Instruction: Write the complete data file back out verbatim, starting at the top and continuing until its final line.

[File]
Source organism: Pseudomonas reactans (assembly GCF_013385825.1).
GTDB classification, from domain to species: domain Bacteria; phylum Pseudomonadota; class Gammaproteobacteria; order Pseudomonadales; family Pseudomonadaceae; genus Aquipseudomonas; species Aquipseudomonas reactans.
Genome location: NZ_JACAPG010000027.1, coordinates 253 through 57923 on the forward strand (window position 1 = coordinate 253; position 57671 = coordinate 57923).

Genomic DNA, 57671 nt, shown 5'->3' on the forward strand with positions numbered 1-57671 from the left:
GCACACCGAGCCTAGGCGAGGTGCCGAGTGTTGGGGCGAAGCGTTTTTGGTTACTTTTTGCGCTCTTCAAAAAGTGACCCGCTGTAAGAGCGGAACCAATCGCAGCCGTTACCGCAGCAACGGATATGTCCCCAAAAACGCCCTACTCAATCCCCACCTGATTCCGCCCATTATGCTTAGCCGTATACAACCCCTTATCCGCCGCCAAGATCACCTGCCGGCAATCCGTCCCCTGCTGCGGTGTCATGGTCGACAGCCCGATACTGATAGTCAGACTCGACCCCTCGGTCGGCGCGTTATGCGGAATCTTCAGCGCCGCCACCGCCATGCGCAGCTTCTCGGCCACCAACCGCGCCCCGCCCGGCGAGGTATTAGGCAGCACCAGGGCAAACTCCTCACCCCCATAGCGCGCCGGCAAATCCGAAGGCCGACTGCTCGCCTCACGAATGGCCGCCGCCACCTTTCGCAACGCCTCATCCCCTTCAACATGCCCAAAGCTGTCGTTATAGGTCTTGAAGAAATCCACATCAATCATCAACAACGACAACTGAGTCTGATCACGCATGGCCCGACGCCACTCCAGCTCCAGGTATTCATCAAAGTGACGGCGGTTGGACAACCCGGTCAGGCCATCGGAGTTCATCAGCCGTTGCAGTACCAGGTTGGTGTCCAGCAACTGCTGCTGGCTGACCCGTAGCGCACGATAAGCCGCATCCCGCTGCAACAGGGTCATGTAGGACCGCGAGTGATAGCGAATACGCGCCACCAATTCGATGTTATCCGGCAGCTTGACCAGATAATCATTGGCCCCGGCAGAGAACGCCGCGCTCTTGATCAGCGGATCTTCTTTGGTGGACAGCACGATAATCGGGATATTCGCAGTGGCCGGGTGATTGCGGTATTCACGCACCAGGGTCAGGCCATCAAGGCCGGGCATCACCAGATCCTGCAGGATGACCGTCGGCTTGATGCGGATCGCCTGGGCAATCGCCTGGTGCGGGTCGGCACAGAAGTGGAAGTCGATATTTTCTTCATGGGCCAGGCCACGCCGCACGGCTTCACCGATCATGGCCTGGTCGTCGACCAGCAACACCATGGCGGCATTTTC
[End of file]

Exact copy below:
Source organism: Pseudomonas reactans (assembly GCF_013385825.1).
GTDB classification, from domain to species: domain Bacteria; phylum Pseudomonadota; class Gammaproteobacteria; order Pseudomonadales; family Pseudomonadaceae; genus Aquipseudomonas; species Aquipseudomonas reactans.
Genome location: NZ_JACAPG010000027.1, coordinates 253 through 57923 on the forward strand (window position 1 = coordinate 253; position 57671 = coordinate 57923).

Genomic DNA, 57671 nt, shown 5'->3' on the forward strand with positions numbered 1-57671 from the left:
GCACACCGAGCCTAGGCGAGGTGCCGAGTGTTGGGGCGAAGCGTTTTTGGTTACTTTTTGCGCTCTTCAAAAAGTGACCCGCTGTAAGAGCGGAACCAATCGCAGCCGTTACCGCAGCAACGGATATGTCCCCAAAAACGCCCTACTCAATCCCCACCTGATTCCGCCCATTATGCTTAGCCGTATACAACCCCTTATCCGCCGCCAAGATCACCTGCCGGCAATCCGTCCCCTGCTGCGGTGTCATGGTCGACAGCCCGATACTGATAGTCAGACTCGACCCCTCGGTCGGCGCGTTATGCGGAATCTTCAGCGCCGCCACCGCCATGCGCAGCTTCTCGGCCACCAACCGCGCCCCGCCCGGCGAGGTATTAGGCAGCACCAGGGCAAACTCCTCACCCCCATAGCGCGCCGGCAAATCCGAAGGCCGACTGCTCGCCTCACGAATGGCCGCCGCCACCTTTCGCAACGCCTCATCCCCTTCAACATGCCCAAAGCTGTCGTTATAGGTCTTGAAGAAATCCACATCAATCATCAACAACGACAACTGAGTCTGATCACGCATGGCCCGACGCCACTCCAGCTCCAGGTATTCATCAAAGTGACGGCGGTTGGACAACCCGGTCAGGCCATCGGAGTTCATCAGCCGTTGCAGTACCAGGTTGGTGTCCAGCAACTGCTGCTGGCTGACCCGTAGCGCACGATAAGCCGCATCCCGCTGCAACAGGGTCATGTAGGACCGCGAGTGATAGCGAATACGCGCCACCAATTCGATGTTATCCGGCAGCTTGACCAGATAATCATTGGCCCCGGCAGAGAACGCCGCGCTCTTGATCAGCGGATCTTCTTTGGTGGACAGCACGATAATCGGGATATTCGCAGTGGCCGGGTGATTGCGGTATTCACGCACCAGGGTCAGGCCATCAAGGCCGGGCATCACCAGATCCTGCAGGATGACCGTCGGCTTGATGCGGATCGCCTGGGCAATCGCCTGGTGCGGGTCGGCACAGAAGTGGAAGTCGATATTTTCTTCATGGGCCAGGCCACGCCGCACGGCTTCACCGATCATGGCCTGGTCGTCGACCAGCAACACCATGGCGGCATTTTC